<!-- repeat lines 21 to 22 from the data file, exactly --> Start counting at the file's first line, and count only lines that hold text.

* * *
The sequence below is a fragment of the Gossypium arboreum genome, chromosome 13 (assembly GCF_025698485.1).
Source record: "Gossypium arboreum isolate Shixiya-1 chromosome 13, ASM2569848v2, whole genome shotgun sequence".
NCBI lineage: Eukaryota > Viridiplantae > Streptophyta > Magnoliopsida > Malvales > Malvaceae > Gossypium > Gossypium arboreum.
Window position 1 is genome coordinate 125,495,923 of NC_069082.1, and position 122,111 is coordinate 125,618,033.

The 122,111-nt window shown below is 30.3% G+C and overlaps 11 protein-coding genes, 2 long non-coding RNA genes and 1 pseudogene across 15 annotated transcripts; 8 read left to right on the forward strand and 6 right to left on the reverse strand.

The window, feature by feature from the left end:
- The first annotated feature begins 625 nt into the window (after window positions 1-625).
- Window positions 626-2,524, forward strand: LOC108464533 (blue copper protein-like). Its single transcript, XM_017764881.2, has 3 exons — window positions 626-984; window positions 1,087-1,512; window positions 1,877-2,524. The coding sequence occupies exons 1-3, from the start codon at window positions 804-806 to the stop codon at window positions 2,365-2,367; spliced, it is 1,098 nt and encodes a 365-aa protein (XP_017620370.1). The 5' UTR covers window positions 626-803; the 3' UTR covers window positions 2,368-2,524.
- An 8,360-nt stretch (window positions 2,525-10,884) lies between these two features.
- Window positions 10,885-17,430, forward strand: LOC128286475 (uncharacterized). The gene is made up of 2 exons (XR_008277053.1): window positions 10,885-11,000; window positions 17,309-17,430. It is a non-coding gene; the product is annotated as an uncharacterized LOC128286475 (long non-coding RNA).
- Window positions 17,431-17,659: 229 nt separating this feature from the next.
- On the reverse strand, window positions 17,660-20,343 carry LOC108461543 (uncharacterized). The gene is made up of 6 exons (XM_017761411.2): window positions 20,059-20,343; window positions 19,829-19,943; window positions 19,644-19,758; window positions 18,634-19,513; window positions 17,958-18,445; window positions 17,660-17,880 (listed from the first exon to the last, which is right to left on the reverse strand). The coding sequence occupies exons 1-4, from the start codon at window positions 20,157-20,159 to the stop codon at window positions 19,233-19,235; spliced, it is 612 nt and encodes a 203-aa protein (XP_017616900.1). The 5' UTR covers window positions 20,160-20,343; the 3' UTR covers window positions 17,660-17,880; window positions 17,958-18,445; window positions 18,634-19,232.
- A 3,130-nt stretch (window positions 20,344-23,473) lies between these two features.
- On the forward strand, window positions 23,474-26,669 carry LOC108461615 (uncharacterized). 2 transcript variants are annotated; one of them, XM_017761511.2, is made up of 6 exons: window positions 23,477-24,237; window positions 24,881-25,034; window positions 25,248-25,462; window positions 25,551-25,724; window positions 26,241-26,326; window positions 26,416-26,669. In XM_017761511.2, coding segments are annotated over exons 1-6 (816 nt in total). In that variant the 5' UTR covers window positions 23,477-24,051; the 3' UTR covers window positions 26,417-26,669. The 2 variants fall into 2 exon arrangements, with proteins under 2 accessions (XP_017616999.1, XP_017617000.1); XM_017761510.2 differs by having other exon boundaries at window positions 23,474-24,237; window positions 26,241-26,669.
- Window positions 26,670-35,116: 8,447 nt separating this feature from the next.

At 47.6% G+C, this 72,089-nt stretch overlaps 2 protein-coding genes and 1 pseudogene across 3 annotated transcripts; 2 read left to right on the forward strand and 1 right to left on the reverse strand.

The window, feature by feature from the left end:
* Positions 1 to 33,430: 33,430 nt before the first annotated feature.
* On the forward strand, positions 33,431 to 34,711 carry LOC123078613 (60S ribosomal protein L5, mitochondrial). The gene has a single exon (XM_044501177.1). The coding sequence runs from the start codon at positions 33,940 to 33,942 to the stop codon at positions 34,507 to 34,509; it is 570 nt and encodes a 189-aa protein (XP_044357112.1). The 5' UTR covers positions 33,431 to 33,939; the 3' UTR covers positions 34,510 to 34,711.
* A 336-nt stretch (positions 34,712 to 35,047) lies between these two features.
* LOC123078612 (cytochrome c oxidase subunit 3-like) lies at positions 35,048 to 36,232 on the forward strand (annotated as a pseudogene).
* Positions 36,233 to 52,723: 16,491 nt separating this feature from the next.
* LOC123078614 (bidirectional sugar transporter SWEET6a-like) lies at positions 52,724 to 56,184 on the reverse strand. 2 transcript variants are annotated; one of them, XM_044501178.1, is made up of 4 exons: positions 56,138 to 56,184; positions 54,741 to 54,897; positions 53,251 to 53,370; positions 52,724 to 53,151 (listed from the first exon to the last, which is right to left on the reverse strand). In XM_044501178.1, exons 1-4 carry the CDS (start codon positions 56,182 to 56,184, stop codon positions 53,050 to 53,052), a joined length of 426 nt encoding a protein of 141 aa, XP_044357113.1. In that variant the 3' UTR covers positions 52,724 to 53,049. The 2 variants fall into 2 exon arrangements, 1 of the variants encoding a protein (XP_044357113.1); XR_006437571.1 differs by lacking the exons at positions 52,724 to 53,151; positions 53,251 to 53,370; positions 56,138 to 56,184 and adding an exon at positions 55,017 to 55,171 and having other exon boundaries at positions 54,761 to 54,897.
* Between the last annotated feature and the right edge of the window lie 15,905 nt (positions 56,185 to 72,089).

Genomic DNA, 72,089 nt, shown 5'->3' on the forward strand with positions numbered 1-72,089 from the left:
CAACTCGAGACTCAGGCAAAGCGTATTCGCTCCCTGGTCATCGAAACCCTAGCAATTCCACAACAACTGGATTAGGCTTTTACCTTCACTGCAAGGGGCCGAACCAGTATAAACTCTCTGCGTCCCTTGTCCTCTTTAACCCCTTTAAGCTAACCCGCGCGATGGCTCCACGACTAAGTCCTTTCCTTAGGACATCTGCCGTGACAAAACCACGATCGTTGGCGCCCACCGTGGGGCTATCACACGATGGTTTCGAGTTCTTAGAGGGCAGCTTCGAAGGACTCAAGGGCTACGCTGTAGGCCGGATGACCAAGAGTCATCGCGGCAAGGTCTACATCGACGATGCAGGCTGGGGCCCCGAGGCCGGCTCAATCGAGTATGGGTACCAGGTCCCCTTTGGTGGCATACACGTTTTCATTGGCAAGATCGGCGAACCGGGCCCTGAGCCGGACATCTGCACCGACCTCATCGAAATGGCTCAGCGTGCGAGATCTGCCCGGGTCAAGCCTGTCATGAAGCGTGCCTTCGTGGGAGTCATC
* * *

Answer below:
* LOC123078612 (cytochrome c oxidase subunit 3-like) lies at positions 35,048 to 36,232 on the forward strand (annotated as a pseudogene).
* Positions 36,233 to 52,723: 16,491 nt separating this feature from the next.